• 82% of youth ranked having different kinds of affordable housing available as ‘very’ or ‘extremely’ important; 
  • 48% identified being able to safely get places via active transportation as ‘very’ or ‘extremely’ important;
  • 62% said that having essential services close to home was ‘very’ or ‘extremely’ important; 
  •  78% said that access to healthy, affordable food close to home was ‘very’ or ‘extremely’ important to them;
  • 52% said that convenient public transit was ‘very’ or ‘extremely’ important; 
  • 65% identified having public spaces close to home was ‘very’ or ‘extremely’ important;
  • 71% ranked having greenspaces and parks close to home as ‘very’ or ‘extremely’ important

This implies that the smart growth policies our municipalities should be pursuing to conform to the Growth Plan, lower carbon emissions and create affordable housing resonates with most young people.

Photo of two young women looking down at the camera. Photo by Adam McCoid on Unsplash


Youth are concerned about the climate, want to see dramatic changes, and have a good understanding of many of the policy changes needed. This survey confirmed much of what we knew (Government of Canada, 2021), but gave some insights into where to engage local youth.

1. Meet youth where they are at.

Climate action should start where youth are at, both in terms of knowledge and experience, and literally where they are at: schools, clubs, youth organizations. Future partnerships and collaborations should attempt to include organizations/groups/institutions that are directed at youth or have youth programming, in addition to supporting youth-led organizations.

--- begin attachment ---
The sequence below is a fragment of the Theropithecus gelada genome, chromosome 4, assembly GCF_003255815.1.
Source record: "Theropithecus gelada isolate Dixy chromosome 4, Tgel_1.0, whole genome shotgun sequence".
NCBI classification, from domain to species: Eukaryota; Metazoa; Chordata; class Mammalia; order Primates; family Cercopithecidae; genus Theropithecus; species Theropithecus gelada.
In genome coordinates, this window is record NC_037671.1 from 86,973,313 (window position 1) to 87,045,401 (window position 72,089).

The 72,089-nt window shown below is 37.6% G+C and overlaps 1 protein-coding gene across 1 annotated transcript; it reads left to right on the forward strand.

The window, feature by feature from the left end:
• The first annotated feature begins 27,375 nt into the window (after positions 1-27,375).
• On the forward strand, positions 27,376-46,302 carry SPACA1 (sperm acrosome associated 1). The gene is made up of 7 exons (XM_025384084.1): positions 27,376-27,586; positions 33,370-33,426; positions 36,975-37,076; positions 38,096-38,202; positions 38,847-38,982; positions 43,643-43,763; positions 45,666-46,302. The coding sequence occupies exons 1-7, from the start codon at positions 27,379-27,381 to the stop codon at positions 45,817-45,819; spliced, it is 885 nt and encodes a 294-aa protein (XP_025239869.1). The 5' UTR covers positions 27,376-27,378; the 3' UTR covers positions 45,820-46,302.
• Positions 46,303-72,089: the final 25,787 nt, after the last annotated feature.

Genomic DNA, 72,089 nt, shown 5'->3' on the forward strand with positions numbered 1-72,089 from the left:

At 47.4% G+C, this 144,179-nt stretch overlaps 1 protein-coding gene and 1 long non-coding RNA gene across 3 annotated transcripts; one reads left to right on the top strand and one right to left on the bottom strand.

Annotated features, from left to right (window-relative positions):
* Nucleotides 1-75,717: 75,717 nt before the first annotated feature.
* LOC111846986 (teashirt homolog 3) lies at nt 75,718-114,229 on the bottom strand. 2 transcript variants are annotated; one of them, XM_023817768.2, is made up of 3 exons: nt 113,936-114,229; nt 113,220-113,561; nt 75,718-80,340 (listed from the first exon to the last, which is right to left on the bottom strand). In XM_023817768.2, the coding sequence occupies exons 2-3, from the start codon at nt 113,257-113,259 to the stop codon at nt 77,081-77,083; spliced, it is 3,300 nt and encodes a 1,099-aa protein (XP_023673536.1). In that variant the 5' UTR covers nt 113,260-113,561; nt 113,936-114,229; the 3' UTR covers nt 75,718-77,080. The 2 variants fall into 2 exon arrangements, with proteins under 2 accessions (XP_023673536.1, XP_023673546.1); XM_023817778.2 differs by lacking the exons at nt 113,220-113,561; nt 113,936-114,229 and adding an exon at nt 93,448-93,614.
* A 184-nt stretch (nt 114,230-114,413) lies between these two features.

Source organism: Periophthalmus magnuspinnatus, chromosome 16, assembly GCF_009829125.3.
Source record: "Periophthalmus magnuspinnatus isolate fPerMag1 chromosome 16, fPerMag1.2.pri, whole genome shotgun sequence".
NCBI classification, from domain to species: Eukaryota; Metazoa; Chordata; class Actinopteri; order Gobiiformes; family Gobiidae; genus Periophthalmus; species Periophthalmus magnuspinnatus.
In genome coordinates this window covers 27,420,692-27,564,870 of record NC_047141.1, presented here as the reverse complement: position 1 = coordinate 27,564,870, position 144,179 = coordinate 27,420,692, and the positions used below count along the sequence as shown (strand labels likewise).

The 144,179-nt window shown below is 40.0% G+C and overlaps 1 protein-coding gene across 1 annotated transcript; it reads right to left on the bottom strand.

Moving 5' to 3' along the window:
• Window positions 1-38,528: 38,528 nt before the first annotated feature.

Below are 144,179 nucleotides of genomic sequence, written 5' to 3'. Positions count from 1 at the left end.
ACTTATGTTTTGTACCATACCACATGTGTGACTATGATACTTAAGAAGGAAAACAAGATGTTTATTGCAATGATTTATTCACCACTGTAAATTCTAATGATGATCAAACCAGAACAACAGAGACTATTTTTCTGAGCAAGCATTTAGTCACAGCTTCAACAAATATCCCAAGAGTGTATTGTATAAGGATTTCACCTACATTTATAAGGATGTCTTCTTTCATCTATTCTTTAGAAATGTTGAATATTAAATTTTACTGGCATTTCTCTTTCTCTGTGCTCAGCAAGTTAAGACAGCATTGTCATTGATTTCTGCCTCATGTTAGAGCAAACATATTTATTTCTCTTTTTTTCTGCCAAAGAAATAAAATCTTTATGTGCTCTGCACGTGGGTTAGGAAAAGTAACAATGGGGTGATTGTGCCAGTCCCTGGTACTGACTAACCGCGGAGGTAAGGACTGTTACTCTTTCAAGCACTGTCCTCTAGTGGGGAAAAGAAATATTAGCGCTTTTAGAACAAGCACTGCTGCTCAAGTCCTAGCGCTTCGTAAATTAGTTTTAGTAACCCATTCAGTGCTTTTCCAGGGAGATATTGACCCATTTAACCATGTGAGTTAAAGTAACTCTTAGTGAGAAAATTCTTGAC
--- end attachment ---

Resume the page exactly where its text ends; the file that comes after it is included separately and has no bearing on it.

2. Educate the public, especially youth.

Linking the interconnections between local planning, local politics, community design, etc. with the broader narrative of climate change (that many youth already know and are wanting to act on), will likely make these local actions more relevant to youth.

This will empower them to feel like they can do something in response to their low confidence in local government. Making these connections is critical in tackling an emergency with such far reaching and intersectional impacts. Awareness around the interconnections between climate and other issues, such as housing, food security or health, can help residents better understand what local climate action can look like. The more connections made, the more options and opportunities for people with various backgrounds, interests and priorities to take action where they are, so that everyone in the community can move towards climate justice. 

3. Link knowledge and awareness with action and advocacy.

We know from climate justice and climate education discourse that simply learning about or knowing about the impacts of climate change is not enough to move people to action. Action-oriented approaches that move from awareness to action bridge the gap and lessen feelings of apathy and distrust. Focusing resources on youth-led initiatives, roles and projects that are taken seriously is something that organizations and local governments would be wise to look into. 

We hope that this project and any insights gained from it can help or motivate other organizations and local governments to build on these efforts to identify and eliminate barriers that youth face in engaging with their communities. Similarly, we recognize that a community survey is a small first step of what needs to be an ongoing process to create spaces for meaningful participation by youth in their communities, including decision making processes.

How Can You Get Involved?

  • If you are a young person, get in touch with SCEYA to see about helping out. If you are an adult you can donate to SCEYA and, of course, SCGC.
  • Find SCEYA’s social media accounts and give them a follow.